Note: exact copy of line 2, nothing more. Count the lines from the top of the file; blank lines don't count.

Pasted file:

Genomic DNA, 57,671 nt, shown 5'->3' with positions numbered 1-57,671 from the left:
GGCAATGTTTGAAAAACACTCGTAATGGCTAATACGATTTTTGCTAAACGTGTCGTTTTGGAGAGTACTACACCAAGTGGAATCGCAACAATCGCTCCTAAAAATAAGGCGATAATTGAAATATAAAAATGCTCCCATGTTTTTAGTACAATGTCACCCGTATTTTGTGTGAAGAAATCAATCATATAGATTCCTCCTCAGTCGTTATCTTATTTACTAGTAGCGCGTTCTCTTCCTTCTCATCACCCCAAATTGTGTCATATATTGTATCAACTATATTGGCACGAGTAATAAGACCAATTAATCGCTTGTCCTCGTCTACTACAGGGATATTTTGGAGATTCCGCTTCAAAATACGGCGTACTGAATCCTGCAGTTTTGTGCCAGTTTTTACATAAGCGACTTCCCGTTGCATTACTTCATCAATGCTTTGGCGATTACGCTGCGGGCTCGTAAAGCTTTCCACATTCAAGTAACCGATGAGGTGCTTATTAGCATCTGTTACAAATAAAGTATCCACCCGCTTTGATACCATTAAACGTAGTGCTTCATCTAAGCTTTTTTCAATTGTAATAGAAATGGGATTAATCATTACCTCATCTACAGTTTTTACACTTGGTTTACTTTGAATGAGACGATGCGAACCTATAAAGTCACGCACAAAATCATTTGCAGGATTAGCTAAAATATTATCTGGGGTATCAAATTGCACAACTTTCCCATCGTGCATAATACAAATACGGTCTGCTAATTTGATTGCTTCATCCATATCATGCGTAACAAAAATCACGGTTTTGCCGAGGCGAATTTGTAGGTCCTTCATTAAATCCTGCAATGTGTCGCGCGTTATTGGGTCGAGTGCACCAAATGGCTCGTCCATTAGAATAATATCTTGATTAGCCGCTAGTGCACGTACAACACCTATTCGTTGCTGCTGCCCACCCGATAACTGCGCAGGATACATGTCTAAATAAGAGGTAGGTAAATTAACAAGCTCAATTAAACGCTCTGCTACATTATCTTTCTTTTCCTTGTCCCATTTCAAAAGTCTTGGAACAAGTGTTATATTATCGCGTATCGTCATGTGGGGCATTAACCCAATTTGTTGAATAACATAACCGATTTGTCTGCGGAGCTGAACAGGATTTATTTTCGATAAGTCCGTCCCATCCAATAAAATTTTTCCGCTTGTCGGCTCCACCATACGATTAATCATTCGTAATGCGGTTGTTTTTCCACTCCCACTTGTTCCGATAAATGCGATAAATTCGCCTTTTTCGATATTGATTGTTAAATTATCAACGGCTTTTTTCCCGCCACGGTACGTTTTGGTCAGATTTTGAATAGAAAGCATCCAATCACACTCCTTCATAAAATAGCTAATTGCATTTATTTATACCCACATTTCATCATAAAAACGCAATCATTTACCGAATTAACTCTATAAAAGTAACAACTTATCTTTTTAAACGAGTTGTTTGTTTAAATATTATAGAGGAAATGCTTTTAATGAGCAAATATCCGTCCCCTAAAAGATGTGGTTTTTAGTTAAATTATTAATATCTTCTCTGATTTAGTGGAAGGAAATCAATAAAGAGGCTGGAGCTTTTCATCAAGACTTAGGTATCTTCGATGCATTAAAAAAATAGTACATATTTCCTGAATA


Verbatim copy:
GGCAATGTTTGAAAAACACTCGTAATGGCTAATACGATTTTTGCTAAACGTGTCGTTTTGGAGAGTACTACACCAAGTGGAATCGCAACAATCGCTCCTAAAAATAAGGCGATAATTGAAATATAAAAATGCTCCCATGTTTTTAGTACAATGTCACCCGTATTTTGTGTGAAGAAATCAATCATATAGATTCCTCCTCAGTCGTTATCTTATTTACTAGTAGCGCGTTCTCTTCCTTCTCATCACCCCAAATTGTGTCATATATTGTATCAACTATATTGGCACGAGTAATAAGACCAATTAATCGCTTGTCCTCGTCTACTACAGGGATATTTTGGAGATTCCGCTTCAAAATACGGCGTACTGAATCCTGCAGTTTTGTGCCAGTTTTTACATAAGCGACTTCCCGTTGCATTACTTCATCAATGCTTTGGCGATTACGCTGCGGGCTCGTAAAGCTTTCCACATTCAAGTAACCGATGAGGTGCTTATTAGCATCTGTTACAAATAAAGTATCCACCCGCTTTGATACCATTAAACGTAGTGCTTCATCTAAGCTTTTTTCAATTGTAATAGAAATGGGATTAATCATTACCTCATCTACAGTTTTTACACTTGGTTTACTTTGAATGAGACGATGCGAACCTATAAAGTCACGCACAAAATCATTTGCAGGATTAGCTAAAATATTATCTGGGGTATCAAATTGCACAACTTTCCCATCGTGCATAATACAAATACGGTCTGCTAATTTGATTGCTTCATCCATATCATGCGTAACAAAAATCACGGTTTTGCCGAGGCGAATTTGTAGGTCCTTCATTAAATCCTGCAATGTGTCGCGCGTTATTGGGTCGAGTGCACCAAATGGCTCGTCCATTAGAATAATATCTTGATTAGCCGCTAGTGCACGTACAACACCTATTCGTTGCTGCTGCCCACCCGATAACTGCGCAGGATACATGTCTAAATAAGAGGTAGGTAAATTAACAAGCTCAATTAAACGCTCTGCTACATTATCTTTCTTTTCCTTGTCCCATTTCAAAAGTCTTGGAACAAGTGTTATATTATCGCGTATCGTCATGTGGGGCATTAACCCAATTTGTTGAATAACATAACCGATTTGTCTGCGGAGCTGAACAGGATTTATTTTCGATAAGTCCGTCCCATCCAATAAAATTTTTCCGCTTGTCGGCTCCACCATACGATTAATCATTCGTAATGCGGTTGTTTTTCCACTCCCACTTGTTCCGATAAATGCGATAAATTCGCCTTTTTCGATATTGATTGTTAAATTATCAACGGCTTTTTTCCCGCCACGGTACGTTTTGGTCAGATTTTGAATAGAAAGCATCCAATCACACTCCTTCATAAAATAGCTAATTGCATTTATTTATACCCACATTTCATCATAAAAACGCAATCATTTACCGAATTAACTCTATAAAAGTAACAACTTATCTTTTTAAACGAGTTGTTTGTTTAAATATTATAGAGGAAATGCTTTTAATGAGCAAATATCCGTCCCCTAAAAGATGTGGTTTTTAGTTAAATTATTAATATCTTCTCTGATTTAGTGGAAGGAAATCAATAAAGAGGCTGGAGCTTTTCATCAAGACTTAGGTATCTTCGATGCATTAAAAAAATAGTACATATTTCCTGAATA